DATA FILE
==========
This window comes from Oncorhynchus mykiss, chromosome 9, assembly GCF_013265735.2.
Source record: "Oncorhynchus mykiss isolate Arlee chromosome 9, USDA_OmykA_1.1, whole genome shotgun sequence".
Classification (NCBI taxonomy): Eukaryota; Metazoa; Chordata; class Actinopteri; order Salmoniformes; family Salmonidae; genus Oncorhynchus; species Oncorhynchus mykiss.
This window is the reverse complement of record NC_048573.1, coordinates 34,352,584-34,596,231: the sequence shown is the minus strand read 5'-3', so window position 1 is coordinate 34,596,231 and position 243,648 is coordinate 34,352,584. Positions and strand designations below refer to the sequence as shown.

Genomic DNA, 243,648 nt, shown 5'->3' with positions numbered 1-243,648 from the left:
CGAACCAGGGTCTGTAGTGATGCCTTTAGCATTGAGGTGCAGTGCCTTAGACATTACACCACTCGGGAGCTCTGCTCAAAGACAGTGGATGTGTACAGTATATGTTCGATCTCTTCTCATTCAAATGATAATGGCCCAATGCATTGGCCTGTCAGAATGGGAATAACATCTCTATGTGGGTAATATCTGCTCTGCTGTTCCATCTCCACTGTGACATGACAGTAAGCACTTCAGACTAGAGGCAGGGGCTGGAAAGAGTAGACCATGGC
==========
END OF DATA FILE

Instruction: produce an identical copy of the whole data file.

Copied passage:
This window comes from Oncorhynchus mykiss, chromosome 9, assembly GCF_013265735.2.
Source record: "Oncorhynchus mykiss isolate Arlee chromosome 9, USDA_OmykA_1.1, whole genome shotgun sequence".
Classification (NCBI taxonomy): Eukaryota; Metazoa; Chordata; class Actinopteri; order Salmoniformes; family Salmonidae; genus Oncorhynchus; species Oncorhynchus mykiss.
This window is the reverse complement of record NC_048573.1, coordinates 34,352,584-34,596,231: the sequence shown is the minus strand read 5'-3', so window position 1 is coordinate 34,596,231 and position 243,648 is coordinate 34,352,584. Positions and strand designations below refer to the sequence as shown.

Genomic DNA, 243,648 nt, shown 5'->3' with positions numbered 1-243,648 from the left:
CGAACCAGGGTCTGTAGTGATGCCTTTAGCATTGAGGTGCAGTGCCTTAGACATTACACCACTCGGGAGCTCTGCTCAAAGACAGTGGATGTGTACAGTATATGTTCGATCTCTTCTCATTCAAATGATAATGGCCCAATGCATTGGCCTGTCAGAATGGGAATAACATCTCTATGTGGGTAATATCTGCTCTGCTGTTCCATCTCCACTGTGACATGACAGTAAGCACTTCAGACTAGAGGCAGGGGCTGGAAAGAGTAGACCATGGC